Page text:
Sometimes, however, you will need to speak to a doctor. “Medical attention will be needed if you can’t stop the bleeding, if the wound is very large or deep or something is stuck in it, such as glass.”

Woman holding forearm with burn under flowing water indoors, closeup
A burn or a cut is the last thing you want on Christmas Day (Photo: Liudmila Chernetska/Getty/iStockphoto)


We have all burned ourselves in the kitchen from time to time – and cooking under pressure does not help. “Minor burns can be treated at home by cooling the burn under lukewarm running water for 20 minutes,” says Dr Lund.

“Cover the burn with cling film and seek medical attention if the burn is bigger than the size of the affected person’s hand, there are deep burns that have caused white or charred skin, any chemical or electrical burns, or if there are any signs of shock such as cold, clammy skin, sweating, shallow breathing, weakness or dizziness.”

Allergic reactions

Perhaps it is the pet you didn’t know would be present at the gathering or the rash that has appeared after trying out the new hand cream someone has kindly gifted. “If you have any lip or tongue swelling, are wheezing or experiencing difficulty breathing, don’t waste time – dial 999,” says Dr Raja.

Alcohol poisoning

Many people find themselves drinking more alcohol over the festive period than normal – and we all know excess alcohol can have negative effects. But how much is too much?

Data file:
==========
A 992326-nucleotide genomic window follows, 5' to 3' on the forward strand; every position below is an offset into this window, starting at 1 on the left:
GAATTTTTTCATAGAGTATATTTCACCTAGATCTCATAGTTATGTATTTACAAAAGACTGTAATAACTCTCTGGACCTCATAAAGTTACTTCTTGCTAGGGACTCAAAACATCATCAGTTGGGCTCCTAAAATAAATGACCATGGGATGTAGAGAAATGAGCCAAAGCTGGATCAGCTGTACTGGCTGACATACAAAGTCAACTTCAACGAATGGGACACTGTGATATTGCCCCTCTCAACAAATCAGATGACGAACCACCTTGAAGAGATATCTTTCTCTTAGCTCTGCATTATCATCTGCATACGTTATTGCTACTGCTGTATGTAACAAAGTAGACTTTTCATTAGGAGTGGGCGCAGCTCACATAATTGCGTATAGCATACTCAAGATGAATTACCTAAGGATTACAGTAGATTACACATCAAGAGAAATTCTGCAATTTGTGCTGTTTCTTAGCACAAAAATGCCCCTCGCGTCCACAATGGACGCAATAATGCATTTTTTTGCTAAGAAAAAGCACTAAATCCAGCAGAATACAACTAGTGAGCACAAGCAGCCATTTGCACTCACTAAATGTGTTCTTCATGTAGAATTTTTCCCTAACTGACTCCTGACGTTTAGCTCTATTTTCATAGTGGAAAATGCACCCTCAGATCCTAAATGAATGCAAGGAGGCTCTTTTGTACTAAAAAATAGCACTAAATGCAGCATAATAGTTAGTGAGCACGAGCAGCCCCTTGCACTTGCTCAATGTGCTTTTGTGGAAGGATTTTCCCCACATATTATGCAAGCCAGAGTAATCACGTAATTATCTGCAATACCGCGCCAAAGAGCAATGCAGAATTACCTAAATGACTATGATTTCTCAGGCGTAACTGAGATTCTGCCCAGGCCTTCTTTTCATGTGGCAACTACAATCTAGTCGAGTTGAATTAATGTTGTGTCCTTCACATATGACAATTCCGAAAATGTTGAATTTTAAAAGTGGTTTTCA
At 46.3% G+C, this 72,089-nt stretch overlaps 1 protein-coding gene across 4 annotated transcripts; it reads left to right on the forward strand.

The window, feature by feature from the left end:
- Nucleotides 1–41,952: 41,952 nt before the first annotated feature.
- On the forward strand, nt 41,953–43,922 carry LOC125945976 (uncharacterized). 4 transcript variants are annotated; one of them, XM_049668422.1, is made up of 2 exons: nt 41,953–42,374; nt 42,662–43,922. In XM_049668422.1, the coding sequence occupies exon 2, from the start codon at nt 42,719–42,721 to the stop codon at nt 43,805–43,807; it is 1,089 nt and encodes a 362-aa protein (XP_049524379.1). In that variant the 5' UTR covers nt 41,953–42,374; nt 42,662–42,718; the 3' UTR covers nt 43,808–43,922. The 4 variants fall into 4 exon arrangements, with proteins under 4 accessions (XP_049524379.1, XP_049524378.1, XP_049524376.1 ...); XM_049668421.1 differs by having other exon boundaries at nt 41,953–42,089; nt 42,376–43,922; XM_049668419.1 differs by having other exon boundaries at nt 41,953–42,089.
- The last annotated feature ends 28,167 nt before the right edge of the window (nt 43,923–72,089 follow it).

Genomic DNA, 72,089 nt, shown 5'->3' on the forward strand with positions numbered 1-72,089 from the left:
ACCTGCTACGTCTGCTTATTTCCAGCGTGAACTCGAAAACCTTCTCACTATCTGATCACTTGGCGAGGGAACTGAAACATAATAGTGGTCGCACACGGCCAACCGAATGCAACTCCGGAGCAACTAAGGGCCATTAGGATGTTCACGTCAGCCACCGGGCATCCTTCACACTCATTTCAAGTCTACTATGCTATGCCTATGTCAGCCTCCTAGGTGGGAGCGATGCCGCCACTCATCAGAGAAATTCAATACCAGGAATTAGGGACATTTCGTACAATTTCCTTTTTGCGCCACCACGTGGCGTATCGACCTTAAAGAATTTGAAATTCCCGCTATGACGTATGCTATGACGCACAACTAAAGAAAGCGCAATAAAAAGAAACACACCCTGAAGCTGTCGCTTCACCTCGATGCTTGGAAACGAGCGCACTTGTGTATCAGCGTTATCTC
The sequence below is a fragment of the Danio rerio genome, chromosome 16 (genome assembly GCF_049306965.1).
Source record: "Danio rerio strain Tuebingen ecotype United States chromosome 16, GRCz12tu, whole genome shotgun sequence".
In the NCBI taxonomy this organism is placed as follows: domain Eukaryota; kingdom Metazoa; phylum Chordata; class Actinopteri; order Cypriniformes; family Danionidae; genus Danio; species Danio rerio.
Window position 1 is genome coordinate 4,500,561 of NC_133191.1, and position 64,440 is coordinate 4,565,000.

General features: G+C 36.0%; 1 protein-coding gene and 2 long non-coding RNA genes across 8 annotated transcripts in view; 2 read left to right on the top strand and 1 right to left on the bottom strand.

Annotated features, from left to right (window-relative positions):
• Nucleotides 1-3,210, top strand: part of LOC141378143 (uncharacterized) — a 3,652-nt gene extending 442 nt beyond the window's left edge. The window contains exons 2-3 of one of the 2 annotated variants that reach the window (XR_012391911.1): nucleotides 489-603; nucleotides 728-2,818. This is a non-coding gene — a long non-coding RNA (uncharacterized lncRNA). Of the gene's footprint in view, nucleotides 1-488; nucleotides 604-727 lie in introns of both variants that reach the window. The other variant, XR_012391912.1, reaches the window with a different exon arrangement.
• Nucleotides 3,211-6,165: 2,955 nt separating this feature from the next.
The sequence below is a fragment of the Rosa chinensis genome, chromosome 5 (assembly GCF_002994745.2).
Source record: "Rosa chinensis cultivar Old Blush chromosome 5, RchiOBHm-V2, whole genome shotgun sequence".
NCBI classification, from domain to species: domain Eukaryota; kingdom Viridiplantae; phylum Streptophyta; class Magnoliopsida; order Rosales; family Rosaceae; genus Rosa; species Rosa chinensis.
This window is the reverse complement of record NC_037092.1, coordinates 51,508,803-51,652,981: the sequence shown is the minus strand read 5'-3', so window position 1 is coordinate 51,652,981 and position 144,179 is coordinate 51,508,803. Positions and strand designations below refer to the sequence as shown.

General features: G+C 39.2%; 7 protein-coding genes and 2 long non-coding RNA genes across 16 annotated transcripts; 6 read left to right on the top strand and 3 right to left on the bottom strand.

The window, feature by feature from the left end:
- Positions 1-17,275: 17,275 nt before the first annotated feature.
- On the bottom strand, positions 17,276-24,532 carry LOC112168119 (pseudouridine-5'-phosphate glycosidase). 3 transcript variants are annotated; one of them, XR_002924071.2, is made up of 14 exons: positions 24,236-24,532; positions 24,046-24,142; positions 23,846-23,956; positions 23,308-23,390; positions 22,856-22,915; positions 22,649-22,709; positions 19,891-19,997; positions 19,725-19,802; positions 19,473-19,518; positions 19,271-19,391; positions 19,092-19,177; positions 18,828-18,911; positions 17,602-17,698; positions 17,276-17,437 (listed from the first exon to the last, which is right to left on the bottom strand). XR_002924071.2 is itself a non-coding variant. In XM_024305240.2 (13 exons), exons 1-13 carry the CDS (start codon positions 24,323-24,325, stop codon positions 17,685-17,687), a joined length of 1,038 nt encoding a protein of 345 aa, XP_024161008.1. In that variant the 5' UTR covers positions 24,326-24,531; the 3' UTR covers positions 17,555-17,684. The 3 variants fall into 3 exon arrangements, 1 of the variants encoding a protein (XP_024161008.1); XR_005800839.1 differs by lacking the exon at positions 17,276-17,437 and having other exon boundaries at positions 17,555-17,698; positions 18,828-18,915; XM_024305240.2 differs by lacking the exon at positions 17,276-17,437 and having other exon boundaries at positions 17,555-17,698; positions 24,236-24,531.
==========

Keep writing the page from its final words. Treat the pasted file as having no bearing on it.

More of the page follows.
“Alcohol poisoning can happen when your body cannot process the alcohol as quickly as you are drinking it, often caused by binge drinking,” says Dr Lund. “Symptoms include confusion, slurring of words and lack of co-ordination, vomiting or soiling oneself, pale or blue-tinged skin, irregular breathing, seizure or fit and loss of consciousness.

“If you think someone has alcohol poisoning, always seek medical advice and dial 999 if you witness a fit or loss of consciousness.”

If it isn’t alcohol poisoning but more a case of one drink too many, Dr Lund advises to hydrate well. “Coconut water is a good option as it provides hydration as well as vitamins and minerals to regulate your body’s water levels.”

What to do if you need medical help at Christmas

The NHS non-emergency service 111 is available 24 hours a day, 365 days a year. Dial 111 or visit in order to be directed to the best place to get help for your symptoms. For life-threatening illnesses and emergencies, dial 999 or visit your nearest A&E.